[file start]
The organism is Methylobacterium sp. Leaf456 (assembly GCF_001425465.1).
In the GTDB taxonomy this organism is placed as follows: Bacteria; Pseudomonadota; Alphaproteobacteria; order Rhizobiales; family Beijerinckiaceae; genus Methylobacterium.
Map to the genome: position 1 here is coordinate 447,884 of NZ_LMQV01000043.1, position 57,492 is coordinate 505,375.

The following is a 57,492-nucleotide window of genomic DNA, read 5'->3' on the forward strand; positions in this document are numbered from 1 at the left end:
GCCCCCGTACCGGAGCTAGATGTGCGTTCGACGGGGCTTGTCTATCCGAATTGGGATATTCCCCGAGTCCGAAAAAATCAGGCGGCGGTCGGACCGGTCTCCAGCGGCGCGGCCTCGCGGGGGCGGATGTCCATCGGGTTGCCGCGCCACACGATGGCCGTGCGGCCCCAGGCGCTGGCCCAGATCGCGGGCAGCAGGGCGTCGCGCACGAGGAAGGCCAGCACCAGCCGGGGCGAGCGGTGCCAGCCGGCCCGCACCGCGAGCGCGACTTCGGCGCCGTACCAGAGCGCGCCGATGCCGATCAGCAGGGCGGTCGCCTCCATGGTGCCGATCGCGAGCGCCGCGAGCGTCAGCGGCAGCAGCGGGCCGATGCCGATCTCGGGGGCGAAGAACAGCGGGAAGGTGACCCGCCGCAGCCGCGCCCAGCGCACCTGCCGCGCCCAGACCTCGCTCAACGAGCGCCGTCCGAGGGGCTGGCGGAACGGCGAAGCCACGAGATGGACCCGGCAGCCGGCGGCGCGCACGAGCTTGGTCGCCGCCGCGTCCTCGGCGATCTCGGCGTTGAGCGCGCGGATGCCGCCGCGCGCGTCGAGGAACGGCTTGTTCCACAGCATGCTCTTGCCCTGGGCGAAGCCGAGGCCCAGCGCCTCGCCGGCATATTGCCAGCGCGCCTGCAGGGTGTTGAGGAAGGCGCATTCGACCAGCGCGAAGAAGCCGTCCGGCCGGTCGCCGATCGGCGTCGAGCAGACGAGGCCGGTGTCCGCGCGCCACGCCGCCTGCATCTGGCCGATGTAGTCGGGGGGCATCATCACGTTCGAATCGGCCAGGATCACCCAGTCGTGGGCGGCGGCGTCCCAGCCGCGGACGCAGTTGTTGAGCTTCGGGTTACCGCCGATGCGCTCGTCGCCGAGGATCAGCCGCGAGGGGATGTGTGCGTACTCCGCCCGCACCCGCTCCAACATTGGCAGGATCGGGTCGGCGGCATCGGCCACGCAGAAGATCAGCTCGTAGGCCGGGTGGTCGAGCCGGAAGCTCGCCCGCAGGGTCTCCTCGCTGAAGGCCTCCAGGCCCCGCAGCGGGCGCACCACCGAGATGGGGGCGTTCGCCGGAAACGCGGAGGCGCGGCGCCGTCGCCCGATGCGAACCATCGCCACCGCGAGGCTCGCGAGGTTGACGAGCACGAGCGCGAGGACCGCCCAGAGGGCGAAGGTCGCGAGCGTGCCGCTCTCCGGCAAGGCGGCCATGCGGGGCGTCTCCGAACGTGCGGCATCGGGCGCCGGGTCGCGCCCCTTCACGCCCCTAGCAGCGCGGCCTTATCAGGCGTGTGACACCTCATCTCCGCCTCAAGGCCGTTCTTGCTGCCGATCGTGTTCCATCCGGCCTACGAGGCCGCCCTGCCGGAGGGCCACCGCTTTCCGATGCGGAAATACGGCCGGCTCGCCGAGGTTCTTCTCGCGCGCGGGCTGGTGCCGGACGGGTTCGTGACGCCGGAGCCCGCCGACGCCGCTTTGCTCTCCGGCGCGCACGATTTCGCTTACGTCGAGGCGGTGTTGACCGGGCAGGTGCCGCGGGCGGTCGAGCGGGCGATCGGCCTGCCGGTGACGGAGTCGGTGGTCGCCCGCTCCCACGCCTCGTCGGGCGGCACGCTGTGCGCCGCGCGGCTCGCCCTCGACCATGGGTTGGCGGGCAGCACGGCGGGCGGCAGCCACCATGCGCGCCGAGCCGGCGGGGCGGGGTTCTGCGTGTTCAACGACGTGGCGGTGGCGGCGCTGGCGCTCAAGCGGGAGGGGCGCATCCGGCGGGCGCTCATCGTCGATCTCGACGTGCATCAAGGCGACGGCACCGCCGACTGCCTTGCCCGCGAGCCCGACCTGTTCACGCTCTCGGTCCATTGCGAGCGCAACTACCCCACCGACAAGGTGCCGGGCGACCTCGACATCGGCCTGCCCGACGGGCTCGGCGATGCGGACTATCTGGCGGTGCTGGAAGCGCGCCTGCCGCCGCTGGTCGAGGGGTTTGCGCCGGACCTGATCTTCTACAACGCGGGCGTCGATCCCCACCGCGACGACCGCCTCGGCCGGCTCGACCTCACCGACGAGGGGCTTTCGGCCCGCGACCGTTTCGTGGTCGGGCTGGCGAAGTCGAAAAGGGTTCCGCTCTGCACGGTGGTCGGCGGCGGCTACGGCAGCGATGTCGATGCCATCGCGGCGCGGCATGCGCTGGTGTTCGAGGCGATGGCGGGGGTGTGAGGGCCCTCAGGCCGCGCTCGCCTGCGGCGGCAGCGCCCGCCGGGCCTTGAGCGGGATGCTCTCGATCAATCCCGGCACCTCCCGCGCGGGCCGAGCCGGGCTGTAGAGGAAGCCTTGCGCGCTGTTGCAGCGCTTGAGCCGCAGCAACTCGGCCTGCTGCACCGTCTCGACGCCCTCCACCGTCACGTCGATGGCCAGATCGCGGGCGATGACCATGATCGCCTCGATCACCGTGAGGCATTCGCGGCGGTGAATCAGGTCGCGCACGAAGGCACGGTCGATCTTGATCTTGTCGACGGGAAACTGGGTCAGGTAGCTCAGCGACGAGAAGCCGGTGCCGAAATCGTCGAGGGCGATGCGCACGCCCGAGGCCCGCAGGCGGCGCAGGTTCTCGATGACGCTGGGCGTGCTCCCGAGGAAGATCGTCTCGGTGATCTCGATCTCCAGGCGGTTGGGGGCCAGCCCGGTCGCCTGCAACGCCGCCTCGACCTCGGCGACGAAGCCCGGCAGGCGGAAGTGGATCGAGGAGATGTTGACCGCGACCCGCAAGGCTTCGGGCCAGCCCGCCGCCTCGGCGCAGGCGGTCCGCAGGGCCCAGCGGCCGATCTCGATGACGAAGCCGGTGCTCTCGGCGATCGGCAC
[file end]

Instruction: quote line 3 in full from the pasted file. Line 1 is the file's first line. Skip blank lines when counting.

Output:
Map to the genome: position 1 here is coordinate 447,884 of NZ_LMQV01000043.1, position 57,492 is coordinate 505,375.